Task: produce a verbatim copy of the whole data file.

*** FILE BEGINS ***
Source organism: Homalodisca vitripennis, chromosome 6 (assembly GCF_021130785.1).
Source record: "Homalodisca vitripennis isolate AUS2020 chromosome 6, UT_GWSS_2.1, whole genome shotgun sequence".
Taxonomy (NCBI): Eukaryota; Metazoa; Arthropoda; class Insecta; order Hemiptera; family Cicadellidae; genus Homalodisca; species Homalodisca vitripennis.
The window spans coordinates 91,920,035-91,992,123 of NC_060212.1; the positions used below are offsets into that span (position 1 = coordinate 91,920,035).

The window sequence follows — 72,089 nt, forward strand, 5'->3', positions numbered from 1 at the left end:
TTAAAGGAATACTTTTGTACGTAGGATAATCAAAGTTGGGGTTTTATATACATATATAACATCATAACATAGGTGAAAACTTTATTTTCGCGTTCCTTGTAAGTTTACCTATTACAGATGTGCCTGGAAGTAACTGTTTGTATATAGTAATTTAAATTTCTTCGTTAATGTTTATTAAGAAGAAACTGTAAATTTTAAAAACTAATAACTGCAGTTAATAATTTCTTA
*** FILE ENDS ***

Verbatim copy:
Source organism: Homalodisca vitripennis, chromosome 6 (assembly GCF_021130785.1).
Source record: "Homalodisca vitripennis isolate AUS2020 chromosome 6, UT_GWSS_2.1, whole genome shotgun sequence".
Taxonomy (NCBI): Eukaryota; Metazoa; Arthropoda; class Insecta; order Hemiptera; family Cicadellidae; genus Homalodisca; species Homalodisca vitripennis.
The window spans coordinates 91,920,035-91,992,123 of NC_060212.1; the positions used below are offsets into that span (position 1 = coordinate 91,920,035).

The window sequence follows — 72,089 nt, forward strand, 5'->3', positions numbered from 1 at the left end:
TTAAAGGAATACTTTTGTACGTAGGATAATCAAAGTTGGGGTTTTATATACATATATAACATCATAACATAGGTGAAAACTTTATTTTCGCGTTCCTTGTAAGTTTACCTATTACAGATGTGCCTGGAAGTAACTGTTTGTATATAGTAATTTAAATTTCTTCGTTAATGTTTATTAAGAAGAAACTGTAAATTTTAAAAACTAATAACTGCAGTTAATAATTTCTTA